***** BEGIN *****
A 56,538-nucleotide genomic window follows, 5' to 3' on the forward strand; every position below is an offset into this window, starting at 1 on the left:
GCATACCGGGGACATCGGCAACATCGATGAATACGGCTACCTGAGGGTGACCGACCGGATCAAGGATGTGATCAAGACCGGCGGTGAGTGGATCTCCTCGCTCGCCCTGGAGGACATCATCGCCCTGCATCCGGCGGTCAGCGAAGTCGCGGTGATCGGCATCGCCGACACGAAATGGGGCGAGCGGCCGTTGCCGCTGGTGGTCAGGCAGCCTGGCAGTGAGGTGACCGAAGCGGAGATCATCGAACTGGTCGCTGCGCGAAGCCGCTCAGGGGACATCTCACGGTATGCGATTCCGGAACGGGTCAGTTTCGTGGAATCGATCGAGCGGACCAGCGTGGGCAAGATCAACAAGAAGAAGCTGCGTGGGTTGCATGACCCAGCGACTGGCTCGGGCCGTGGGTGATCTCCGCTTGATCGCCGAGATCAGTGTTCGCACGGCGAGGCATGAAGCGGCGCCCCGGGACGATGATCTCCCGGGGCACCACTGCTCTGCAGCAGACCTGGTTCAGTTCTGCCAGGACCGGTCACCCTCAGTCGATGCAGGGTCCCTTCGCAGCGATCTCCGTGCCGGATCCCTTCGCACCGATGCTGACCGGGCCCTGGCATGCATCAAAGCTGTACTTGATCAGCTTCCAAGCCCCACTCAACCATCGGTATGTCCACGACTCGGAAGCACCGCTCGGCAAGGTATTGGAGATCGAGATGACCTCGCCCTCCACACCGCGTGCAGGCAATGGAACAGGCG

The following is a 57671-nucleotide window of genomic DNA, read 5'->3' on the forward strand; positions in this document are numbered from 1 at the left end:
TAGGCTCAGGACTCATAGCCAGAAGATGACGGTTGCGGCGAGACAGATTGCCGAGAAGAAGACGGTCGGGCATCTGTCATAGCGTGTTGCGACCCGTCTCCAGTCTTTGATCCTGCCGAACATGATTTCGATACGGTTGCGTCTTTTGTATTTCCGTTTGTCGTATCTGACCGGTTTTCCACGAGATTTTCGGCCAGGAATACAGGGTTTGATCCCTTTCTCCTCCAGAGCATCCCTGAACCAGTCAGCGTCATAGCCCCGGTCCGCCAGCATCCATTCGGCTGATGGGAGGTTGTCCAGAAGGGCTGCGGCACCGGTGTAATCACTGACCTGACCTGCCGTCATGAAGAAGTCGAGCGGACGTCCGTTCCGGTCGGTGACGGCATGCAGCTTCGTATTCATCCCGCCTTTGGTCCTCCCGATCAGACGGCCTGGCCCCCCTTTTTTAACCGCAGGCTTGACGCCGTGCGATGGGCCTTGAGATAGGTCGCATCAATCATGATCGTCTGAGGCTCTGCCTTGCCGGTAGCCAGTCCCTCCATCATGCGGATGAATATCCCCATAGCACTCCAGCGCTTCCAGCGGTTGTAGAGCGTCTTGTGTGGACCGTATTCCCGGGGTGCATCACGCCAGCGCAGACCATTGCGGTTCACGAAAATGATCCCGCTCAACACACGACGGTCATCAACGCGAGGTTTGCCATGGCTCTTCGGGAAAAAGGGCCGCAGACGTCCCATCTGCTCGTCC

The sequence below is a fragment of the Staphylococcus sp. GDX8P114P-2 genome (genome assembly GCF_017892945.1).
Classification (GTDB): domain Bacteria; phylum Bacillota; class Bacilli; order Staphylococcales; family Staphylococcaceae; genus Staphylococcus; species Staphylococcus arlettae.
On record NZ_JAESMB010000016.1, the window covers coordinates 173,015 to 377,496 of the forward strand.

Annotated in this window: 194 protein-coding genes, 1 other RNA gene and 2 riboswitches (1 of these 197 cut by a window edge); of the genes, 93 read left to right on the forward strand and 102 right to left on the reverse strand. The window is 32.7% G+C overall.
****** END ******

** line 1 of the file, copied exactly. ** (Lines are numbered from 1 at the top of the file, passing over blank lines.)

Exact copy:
A 56,538-nucleotide genomic window follows, 5' to 3' on the forward strand; every position below is an offset into this window, starting at 1 on the left: